Now, day seventeen and some of this is going to be a little bit rude. Brace yourselves.

I know that houmous has a bit of a look of… yeast infection in a plastic pot, but it’s fabulous.
When I grew up, the height of class and sophistication was a Vienetta. When I was young, my mother thought we were a bit ritzy because we usually had a tin of asparagus in the larder. When it was finally opened, the contents were borderline grey, and decidedly limp. I didn’t know until a couple of years ago that I actually liked asparagus.
I didn’t have an olive until I was old enough to vote. I was closing in on thirty by the time I got fancy-pants enough to discover houmous. And I am grateful for it. It has given me a truly wicked line of dialogue in book two, and, teamed with Pringles, it may be among the finest things there is.
Now, true, it’s crammed to the gills with fattening stuff and, okay, I should probably watch that as I get older, but I must insist: we could all go about living on organic vegetables and mineral water blessed by nuns, but there’s no point in being miserable for the sake of it.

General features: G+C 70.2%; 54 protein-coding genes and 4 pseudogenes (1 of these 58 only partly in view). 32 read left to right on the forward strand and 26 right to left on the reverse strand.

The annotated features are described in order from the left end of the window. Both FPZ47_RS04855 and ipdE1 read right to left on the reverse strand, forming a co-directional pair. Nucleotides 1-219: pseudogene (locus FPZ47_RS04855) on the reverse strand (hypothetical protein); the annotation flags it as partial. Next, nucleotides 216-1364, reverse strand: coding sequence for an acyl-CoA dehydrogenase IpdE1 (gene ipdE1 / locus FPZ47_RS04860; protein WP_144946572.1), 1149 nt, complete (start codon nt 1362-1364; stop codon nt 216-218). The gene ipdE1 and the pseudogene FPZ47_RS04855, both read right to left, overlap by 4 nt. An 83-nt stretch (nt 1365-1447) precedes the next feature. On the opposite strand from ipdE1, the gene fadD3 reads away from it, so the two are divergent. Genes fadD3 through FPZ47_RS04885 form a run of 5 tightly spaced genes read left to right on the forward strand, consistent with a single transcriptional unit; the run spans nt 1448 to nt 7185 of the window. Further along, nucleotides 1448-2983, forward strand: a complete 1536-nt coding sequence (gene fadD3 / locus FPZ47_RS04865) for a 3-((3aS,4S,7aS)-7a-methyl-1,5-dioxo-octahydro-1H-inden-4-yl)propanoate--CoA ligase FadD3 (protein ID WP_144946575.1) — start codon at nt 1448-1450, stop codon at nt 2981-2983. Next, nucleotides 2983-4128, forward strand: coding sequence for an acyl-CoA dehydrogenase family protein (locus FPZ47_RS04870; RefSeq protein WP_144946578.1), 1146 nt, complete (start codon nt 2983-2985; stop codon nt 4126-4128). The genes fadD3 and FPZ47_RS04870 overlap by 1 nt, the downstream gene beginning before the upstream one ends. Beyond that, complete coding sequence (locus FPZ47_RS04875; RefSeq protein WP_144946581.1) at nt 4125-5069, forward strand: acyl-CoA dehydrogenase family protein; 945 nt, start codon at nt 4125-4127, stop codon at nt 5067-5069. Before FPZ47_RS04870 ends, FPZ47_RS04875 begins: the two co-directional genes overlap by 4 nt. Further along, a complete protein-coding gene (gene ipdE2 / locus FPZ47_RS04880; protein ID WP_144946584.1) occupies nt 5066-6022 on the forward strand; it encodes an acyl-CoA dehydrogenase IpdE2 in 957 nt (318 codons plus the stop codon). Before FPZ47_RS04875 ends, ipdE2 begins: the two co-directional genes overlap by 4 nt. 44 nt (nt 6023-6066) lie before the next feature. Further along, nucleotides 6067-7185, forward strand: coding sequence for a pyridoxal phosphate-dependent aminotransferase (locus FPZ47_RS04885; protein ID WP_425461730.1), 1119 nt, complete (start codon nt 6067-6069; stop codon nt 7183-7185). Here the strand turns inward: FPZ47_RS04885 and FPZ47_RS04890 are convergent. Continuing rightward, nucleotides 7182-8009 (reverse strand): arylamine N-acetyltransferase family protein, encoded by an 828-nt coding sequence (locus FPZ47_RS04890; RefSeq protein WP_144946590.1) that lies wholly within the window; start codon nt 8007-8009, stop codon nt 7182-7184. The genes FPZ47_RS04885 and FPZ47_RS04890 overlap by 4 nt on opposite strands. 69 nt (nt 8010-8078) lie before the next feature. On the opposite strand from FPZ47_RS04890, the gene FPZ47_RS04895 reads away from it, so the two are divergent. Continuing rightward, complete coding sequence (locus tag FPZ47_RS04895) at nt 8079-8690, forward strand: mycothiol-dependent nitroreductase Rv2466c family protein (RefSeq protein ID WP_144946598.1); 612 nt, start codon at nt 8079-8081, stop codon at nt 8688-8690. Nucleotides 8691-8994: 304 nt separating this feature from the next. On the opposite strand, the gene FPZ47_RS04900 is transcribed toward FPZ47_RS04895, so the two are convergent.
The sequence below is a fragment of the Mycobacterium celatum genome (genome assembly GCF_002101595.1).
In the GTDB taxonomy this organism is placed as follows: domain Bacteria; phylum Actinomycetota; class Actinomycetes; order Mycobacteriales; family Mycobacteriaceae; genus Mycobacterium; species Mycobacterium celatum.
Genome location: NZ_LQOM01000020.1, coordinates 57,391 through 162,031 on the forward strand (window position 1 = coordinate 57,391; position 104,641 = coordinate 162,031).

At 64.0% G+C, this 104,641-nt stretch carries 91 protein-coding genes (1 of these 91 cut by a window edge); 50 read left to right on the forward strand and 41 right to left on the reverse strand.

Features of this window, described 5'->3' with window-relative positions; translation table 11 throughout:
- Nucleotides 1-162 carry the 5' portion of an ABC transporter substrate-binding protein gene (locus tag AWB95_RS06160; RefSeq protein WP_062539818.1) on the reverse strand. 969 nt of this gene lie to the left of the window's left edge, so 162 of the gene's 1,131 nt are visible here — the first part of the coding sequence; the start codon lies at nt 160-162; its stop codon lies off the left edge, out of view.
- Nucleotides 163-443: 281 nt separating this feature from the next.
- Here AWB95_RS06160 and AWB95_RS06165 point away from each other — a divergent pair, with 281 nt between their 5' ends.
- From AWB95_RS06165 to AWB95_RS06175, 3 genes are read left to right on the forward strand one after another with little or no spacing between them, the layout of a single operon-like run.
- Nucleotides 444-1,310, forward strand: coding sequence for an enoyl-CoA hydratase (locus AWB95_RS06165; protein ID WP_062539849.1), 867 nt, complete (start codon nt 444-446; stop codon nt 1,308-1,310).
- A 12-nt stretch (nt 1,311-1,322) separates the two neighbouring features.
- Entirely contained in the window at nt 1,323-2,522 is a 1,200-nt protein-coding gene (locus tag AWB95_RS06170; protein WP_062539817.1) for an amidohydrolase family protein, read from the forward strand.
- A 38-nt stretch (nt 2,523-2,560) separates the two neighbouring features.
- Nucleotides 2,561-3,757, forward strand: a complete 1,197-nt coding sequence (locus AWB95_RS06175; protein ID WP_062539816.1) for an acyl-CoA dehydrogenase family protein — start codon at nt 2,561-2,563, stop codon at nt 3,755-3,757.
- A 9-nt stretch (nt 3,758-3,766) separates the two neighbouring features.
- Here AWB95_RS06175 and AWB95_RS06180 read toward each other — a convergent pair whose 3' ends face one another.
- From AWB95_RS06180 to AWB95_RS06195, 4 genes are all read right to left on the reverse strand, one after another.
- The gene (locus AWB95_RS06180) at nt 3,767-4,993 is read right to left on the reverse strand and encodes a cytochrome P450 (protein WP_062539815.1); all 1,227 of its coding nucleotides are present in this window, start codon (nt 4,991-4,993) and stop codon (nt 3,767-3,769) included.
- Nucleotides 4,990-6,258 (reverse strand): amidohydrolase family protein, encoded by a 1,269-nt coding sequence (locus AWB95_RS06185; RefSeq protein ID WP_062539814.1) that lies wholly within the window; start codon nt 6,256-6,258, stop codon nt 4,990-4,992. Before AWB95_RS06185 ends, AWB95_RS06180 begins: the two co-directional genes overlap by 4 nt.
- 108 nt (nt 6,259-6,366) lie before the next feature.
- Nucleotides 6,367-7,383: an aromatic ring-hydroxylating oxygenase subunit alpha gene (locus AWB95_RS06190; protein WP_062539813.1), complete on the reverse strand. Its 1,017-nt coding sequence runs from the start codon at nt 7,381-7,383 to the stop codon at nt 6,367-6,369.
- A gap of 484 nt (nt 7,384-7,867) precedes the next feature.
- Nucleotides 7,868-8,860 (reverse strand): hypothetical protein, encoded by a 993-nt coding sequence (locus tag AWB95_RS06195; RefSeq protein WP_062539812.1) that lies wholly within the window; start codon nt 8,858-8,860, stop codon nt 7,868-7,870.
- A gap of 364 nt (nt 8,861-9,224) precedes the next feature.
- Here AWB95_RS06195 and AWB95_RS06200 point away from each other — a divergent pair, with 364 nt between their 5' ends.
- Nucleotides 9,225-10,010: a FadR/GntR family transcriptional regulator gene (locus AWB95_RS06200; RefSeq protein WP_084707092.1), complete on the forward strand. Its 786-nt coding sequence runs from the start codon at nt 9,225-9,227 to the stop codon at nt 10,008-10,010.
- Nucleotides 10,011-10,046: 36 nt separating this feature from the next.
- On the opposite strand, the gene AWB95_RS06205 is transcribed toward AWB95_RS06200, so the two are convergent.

Some of us can tell the difference between mayonnaise and light mayonnaise. And it’s devastating. Where do they get the gall to put a label on a jar to suggest that that light monstrosity has anything to do with mayonnaise? I saw something the other day, and I thought I might just die.
Light houmous.
What is the blasted point?
Before I go, and in case you haven’t got to this point in book two yet – the line about houmous…
“He’s leaving. Some woman. Naturally. I think he must be smitten. Quite a lot of detail. Very vivid. My word.” He shuddered. “Still, you know what he’s like. He only wants to dip it into something damp and unfamiliar. Poor woman, she might as well be a pot of houmous.”
Excerpt From: “Sex, Death & Scallops” (Sex, Death and Dinner, #2) © Petrina Binney, 2018
So, there you have it, my lovelies. Houmous and Pringles. And it reminds me of this…